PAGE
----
Bring ISAP’s Rainfall Simulator to Your Next Field Day!

Bring ISAP’s Rainfall Simulator to Your Next Field Day!


By: Pete Fandel | Professor, Agriculture | Illinois Central College

Spring time is here again! The days are growing longer, flowers are beginning to bloom, and planning for summer field days is in full swing. Don’t miss your chance to make a splash at your upcoming event with ISAP’s Rainfall Simulator!

ISAP’s Rainfall Simulator is the perfect tool to bring to your next field day, county fair, farmers market, festival, or other community event.  Nothing makes a summer event successful like the unique combination of highly visual and interactive Illinois-centric demonstrations of the ISAP Rainfall Simulator.

ISAP Soil Health Specialist Jim Isermann presents Rainfall Simulator demonstration.

It can be challenging to effectively show the impact of best management practices in real-time, especially for farmers or members of the public who haven’t visited fields with no-till or cover crops in place. The best way t0 really understand how in-field management practices can benefit water quality, soil health, and nutrient loss is to observe them in action.

The Illinois Sustainable Ag Partnership’s Rainfall Simulator can make these observations much easier! The Rainfall Simulator is a portable, educational tool that demonstrates how an intense rainfall event interacts with soil under five different field scenarios. The field scenarios serve as models for various in-field management practices, so viewers can easily see the differences in water retention and soil erosion between fields that are heavily tilled versus fields with a living cover.

The entire system is contained within a towable trailer, complete with a water tank and equipment to run the simulation without electric hook ups, making the Rainfall Simulator the perfect tool to highlight conservation practices during your next in-person event.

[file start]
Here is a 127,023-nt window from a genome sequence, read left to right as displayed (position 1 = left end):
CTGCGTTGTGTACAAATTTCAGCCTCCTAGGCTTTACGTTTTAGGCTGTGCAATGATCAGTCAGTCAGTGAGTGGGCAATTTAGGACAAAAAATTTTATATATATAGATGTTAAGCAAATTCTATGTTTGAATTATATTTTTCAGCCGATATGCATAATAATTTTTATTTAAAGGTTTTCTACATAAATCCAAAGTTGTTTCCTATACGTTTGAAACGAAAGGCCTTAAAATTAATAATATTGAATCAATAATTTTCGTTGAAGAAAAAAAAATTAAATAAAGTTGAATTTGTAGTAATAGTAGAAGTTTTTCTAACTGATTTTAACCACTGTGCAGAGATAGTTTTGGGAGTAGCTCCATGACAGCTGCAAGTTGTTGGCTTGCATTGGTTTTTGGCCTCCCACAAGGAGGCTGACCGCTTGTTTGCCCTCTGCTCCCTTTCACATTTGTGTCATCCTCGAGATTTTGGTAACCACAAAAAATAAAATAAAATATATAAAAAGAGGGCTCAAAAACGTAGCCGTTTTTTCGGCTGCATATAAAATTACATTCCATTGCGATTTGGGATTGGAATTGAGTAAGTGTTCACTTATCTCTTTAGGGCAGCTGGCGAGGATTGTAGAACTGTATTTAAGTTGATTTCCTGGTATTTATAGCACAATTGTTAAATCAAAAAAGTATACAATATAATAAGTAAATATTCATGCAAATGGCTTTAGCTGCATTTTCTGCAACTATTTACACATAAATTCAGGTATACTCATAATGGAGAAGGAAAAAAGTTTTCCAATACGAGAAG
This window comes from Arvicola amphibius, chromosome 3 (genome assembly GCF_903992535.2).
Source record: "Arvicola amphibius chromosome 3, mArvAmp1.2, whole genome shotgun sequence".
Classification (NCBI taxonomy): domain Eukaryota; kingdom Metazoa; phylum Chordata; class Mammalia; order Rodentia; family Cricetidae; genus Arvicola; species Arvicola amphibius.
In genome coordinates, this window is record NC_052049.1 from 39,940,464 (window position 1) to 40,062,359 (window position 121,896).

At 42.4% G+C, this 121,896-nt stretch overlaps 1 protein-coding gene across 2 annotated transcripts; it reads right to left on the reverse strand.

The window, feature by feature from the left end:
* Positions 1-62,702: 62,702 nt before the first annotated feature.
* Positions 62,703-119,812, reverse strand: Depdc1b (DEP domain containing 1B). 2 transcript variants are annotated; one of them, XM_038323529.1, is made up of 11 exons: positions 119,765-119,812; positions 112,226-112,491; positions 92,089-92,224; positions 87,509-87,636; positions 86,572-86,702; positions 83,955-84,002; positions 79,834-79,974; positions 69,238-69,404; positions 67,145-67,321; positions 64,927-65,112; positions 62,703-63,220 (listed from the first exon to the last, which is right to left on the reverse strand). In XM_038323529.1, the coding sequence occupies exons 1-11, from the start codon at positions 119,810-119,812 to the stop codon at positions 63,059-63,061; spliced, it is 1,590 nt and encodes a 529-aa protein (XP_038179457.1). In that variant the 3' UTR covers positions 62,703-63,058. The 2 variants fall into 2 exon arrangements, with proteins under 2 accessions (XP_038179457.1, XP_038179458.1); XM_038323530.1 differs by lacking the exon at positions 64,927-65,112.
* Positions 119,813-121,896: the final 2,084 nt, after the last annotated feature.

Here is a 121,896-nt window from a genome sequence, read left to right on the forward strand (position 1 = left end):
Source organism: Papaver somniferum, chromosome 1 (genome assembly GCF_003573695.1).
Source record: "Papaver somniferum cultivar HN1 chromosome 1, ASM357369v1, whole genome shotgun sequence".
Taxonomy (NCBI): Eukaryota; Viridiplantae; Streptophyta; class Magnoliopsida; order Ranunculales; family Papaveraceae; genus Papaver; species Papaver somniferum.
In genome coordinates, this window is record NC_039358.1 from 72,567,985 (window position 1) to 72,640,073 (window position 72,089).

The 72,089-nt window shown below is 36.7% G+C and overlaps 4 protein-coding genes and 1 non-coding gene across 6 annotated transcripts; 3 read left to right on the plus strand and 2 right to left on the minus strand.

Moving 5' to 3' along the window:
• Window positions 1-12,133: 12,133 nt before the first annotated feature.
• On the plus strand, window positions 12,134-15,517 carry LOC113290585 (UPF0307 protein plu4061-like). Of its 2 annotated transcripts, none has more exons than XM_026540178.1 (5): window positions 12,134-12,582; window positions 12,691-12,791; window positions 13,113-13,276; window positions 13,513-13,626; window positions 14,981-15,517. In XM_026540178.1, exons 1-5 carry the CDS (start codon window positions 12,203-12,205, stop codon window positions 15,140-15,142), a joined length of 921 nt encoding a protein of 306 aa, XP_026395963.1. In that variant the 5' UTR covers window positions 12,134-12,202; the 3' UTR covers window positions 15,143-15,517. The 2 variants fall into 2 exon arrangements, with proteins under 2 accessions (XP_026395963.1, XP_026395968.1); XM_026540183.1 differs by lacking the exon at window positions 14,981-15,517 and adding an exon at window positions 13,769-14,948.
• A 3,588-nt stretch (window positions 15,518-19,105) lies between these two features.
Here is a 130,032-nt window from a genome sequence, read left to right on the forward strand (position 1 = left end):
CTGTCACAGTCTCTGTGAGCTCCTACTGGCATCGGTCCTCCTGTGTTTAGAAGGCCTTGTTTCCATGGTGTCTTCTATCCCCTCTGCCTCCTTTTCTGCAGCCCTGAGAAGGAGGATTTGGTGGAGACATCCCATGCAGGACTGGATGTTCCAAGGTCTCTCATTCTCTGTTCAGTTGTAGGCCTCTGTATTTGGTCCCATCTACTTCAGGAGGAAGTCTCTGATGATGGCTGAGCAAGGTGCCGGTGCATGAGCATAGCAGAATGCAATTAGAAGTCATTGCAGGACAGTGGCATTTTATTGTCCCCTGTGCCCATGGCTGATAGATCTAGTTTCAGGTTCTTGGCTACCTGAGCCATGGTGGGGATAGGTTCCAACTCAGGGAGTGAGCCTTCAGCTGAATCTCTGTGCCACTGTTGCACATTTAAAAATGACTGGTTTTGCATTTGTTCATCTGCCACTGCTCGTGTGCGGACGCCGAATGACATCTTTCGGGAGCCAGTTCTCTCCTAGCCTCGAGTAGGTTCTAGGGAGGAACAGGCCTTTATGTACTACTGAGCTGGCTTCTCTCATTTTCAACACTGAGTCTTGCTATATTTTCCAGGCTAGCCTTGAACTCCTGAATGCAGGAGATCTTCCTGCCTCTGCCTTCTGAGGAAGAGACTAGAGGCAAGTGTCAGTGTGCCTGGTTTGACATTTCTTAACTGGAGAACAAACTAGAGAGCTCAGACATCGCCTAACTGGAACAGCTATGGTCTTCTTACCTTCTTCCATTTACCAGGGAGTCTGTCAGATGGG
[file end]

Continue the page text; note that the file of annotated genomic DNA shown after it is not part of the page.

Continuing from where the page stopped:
The Rainfall Simulator applies an equal amount of water across each tray, so viewers can see in real-time how differently each soil trays reacts to a simulated rainfall. Each soil tray is filled with 2.5-inch-deep slabs of soil pulled (as undisturbed as possible) from an actual field which is a sufficient depth to show the interaction of rainfall at the soil surface level.

Rainfall Simulator compares soil erosion and water retention of five different field scenarios.

At the end of the simulation, the results are clear. Soil trays from fields with cover crops and no-till have much less water runoff compared to soil trays from conventional fields. And the water that does leave these trays is also much cleaner. In the real world, this means no-till fields with cover crops are losing fewer soil particles and valuable nutrients during rain events, keeping our waterways free from sediment and high nutrient loads.

To request the Rainfall Simulator for your next event, submit a request online and an ISAP staff member will reach out to coordinate details. The Rainfall Simulator is available now, so reserve today!

Pete Fandel

Pete Fandel is a Professor of Agriculture at Illinois Central College. He also serves as a Cover Crop Specialist with the Illinois Council on Best Management Practices.